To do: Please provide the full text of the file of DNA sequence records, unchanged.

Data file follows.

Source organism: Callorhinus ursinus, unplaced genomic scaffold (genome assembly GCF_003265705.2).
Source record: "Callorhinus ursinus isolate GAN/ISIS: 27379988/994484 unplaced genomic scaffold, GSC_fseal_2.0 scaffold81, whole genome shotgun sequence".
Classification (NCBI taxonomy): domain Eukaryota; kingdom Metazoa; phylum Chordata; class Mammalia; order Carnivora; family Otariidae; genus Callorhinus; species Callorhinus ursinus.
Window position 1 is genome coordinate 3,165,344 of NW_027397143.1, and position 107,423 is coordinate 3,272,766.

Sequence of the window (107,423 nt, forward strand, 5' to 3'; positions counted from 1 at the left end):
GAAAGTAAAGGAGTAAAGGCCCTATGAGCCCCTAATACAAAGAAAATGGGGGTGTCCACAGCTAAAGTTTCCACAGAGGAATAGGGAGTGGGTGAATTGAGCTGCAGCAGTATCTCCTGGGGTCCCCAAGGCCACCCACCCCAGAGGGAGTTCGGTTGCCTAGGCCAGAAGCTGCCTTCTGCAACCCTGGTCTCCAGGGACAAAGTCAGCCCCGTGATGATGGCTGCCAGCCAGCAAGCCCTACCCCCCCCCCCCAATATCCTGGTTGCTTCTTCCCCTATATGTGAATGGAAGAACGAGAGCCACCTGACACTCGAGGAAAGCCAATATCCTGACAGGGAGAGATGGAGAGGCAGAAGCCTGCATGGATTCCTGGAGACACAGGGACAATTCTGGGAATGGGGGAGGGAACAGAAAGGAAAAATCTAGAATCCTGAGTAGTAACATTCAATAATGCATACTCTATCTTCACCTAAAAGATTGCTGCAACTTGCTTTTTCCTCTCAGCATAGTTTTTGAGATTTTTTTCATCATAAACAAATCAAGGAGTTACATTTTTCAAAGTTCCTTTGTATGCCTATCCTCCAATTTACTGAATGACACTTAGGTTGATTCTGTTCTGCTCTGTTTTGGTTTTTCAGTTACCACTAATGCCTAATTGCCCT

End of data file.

Source organism: Callorhinus ursinus, unplaced genomic scaffold (genome assembly GCF_003265705.2).
Source record: "Callorhinus ursinus isolate GAN/ISIS: 27379988/994484 unplaced genomic scaffold, GSC_fseal_2.0 scaffold81, whole genome shotgun sequence".
Classification (NCBI taxonomy): domain Eukaryota; kingdom Metazoa; phylum Chordata; class Mammalia; order Carnivora; family Otariidae; genus Callorhinus; species Callorhinus ursinus.
Window position 1 is genome coordinate 3,165,344 of NW_027397143.1, and position 107,423 is coordinate 3,272,766.

Sequence of the window (107,423 nt, forward strand, 5' to 3'; positions counted from 1 at the left end):
GAAAGTAAAGGAGTAAAGGCCCTATGAGCCCCTAATACAAAGAAAATGGGGGTGTCCACAGCTAAAGTTTCCACAGAGGAATAGGGAGTGGGTGAATTGAGCTGCAGCAGTATCTCCTGGGGTCCCCAAGGCCACCCACCCCAGAGGGAGTTCGGTTGCCTAGGCCAGAAGCTGCCTTCTGCAACCCTGGTCTCCAGGGACAAAGTCAGCCCCGTGATGATGGCTGCCAGCCAGCAAGCCCTACCCCCCCCCCCCAATATCCTGGTTGCTTCTTCCCCTATATGTGAATGGAAGAACGAGAGCCACCTGACACTCGAGGAAAGCCAATATCCTGACAGGGAGAGATGGAGAGGCAGAAGCCTGCATGGATTCCTGGAGACACAGGGACAATTCTGGGAATGGGGGAGGGAACAGAAAGGAAAAATCTAGAATCCTGAGTAGTAACATTCAATAATGCATACTCTATCTTCACCTAAAAGATTGCTGCAACTTGCTTTTTCCTCTCAGCATAGTTTTTGAGATTTTTTTCATCATAAACAAATCAAGGAGTTACATTTTTCAAAGTTCCTTTGTATGCCTATCCTCCAATTTACTGAATGACACTTAGGTTGATTCTGTTCTGCTCTGTTTTGGTTTTTCAGTTACCACTAATGCCTAATTGCCCT